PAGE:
Professor Rob Kerwin
Formerly Professor of Clinical Neuropharmacology at the Institute of Psychiatry and the Maudsley Hospital
Ian Everall

Professor Rob Kerwin died suddenly on 8 February 2007 of unexpected complications of sarcoidosis, an illness which he had suffered for many years. This tragic event has robbed psychiatry of one of the most gifted and talented psychiatric researchers of his generation.

Rob was born in 1955 and grew up in Salford in a working class family – a fact of which he was rightly very proud. His family noticed that he was bright and talented from an early age, a talent he demonstrated by winning a scholarship to Cambridge University to study medicine. After completing his preclinical studies, while his fascination for pharmacology was developing he took time-out to achieve a PhD in 1980 in pharmacology at Bristol University, where he studied dopamine and other neurotransmitters in animal models. He then did some post-doctoral work with the late David Marsden at the Institute of Neurology and after completion of his PhD, he returned to complete his MB BChir in 1984 at Westminster Medical School, where he met his future wife Dr Fiona Lofts. He pursued clinical and research work in cardiology at the Hammersmith Hospital; however, after a brief attachment in neuropsychiatry at the Institute of Neurology, Queen Square in 1986, he entered postgraduate training in psychiatry at the Bethlem Royal and Maudsley Hospital. He not only completed his training in record time (he gained his MRCPsych in 1988 and FRCPsych in 1996) but also by 1989 he had been offered a ‘ new-blood’ senior lectureship at the Institute of Psychiatry. By 1995, with the staunch support of the head of the department, Professor Robin Murray, he was awarded a personal chair in Clinical Psychopharmacology and in 1996, the DSc (Lond).

During his years at the Institute of Psychiatry, he was prolific and the size of his research team was constantly growing. His research was broad but shared a common theme of understanding the neurobiological basis of schizophrenia, always with a view towards improving treatment. His first significant work was with me on changes in morphology and receptor binding in postmortem brain tissue. He and his then training fellow, Lyn Pilowsky, later made use of neuroreceptor ligand studies using single-photon emission computed tomography (SPECT) to image and map dopamine, GABA and serotonin receptor subtypes in the brains of healthy volunteers and patients. This clarified the unique effectiveness and side-effect profile of the drug clozapine in otherwise treatment-resistant patients as a result of its limbic selectivity. This body of work earned him the Joel Elkes International Award for Psychopharmacology. In his more recent work with Maria Arranz, he used allelic association pharmacogenetic techniques to predict response to pharmacological agents. This strand has had important commercial applications and has given rise to a spin-off company called Theragenetics.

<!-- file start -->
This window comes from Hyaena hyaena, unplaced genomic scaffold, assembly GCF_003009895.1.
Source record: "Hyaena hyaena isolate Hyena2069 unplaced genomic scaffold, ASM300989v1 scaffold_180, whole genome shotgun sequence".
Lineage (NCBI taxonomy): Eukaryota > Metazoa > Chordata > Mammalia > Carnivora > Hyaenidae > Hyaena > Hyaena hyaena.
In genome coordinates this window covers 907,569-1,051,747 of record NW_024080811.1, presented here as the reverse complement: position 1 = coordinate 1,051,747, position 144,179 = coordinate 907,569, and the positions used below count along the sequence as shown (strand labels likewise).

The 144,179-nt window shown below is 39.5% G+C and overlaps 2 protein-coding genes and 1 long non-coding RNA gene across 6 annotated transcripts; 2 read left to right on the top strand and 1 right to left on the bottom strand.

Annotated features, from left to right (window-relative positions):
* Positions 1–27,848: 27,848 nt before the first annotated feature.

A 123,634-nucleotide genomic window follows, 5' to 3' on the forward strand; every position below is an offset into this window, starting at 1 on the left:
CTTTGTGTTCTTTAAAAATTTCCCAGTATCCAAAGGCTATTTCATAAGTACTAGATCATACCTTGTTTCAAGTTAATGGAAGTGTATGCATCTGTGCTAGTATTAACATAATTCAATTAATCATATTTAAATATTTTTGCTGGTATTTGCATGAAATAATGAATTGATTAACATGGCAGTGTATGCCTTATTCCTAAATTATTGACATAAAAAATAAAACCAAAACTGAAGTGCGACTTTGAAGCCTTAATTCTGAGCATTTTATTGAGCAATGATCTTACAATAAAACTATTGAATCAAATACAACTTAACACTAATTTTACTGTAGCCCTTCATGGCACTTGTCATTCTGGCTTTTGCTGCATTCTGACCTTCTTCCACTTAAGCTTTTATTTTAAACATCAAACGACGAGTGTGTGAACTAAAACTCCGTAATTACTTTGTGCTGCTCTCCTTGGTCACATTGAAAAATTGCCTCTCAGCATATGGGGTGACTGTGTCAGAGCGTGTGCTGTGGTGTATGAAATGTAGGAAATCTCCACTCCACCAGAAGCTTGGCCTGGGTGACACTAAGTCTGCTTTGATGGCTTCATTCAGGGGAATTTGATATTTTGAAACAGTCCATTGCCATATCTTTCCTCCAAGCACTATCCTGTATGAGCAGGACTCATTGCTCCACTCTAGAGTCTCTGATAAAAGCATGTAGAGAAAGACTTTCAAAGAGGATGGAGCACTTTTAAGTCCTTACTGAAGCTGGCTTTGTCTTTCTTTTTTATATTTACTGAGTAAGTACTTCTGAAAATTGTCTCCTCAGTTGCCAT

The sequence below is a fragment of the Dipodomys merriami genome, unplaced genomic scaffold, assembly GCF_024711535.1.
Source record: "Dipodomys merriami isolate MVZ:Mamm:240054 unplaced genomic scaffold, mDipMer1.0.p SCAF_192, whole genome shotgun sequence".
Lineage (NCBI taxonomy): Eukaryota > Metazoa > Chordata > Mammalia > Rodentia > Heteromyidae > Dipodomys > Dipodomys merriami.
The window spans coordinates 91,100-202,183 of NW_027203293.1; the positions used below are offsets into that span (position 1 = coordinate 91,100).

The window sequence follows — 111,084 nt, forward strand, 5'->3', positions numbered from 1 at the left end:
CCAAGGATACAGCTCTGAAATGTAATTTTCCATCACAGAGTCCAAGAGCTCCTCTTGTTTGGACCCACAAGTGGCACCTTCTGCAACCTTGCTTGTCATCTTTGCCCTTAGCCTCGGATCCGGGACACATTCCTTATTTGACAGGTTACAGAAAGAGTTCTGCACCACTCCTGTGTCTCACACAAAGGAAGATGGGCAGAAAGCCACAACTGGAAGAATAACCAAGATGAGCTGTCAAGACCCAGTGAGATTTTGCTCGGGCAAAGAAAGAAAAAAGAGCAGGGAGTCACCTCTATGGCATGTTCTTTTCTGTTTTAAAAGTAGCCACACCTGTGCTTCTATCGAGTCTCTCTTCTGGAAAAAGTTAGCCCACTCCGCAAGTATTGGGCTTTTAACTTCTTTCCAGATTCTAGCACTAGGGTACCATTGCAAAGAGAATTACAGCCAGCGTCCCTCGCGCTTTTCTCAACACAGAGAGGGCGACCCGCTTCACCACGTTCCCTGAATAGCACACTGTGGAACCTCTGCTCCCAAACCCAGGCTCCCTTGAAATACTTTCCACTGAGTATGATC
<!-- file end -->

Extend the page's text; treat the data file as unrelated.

Clinically, Rob remained very active and was one of the architects of the National Psychosis Unit at the Bethlem Royal Hospital. This patient population inspired his research, especially into predictors of treatment response. This clinical service won the national Hospital Doctor Psychiatry Team of the Year Award.

Outside of work, Rob was a dedicated family man and applied the same degree of passion to his hobbies and pursuits as he did to his research. For instance, from his university days, Rob was a keen rower and made the annual pilgrimage to Henley rowing regatta. In addition, he obtained a flying licence, as he loved flying light aircrafts, and he often extended the invitation to colleagues – although there were few takers! Sadly, his flying days came to an end with the onset of ill health. The sarcoidosis was accompanied by complications resulting in hip replacement and cardiac procedures, but he endured these with stoic acceptance. He was determined not to let them stop him from working or to noticeably distress him. He was a private man, often shy, but loyal to his friends. He was not inhibited in letting you know his views, especially the shortcomings of ‘ incompetent’ bureaucracies.

His papers and work regarding the pathological mechanisms and developing treatments for those affected by mental illness will leave a rich legacy that will continue to be appreciated. He will be sorely missed, not only by his colleagues but also especially by Fiona, his wife, and his three wonderful daughters.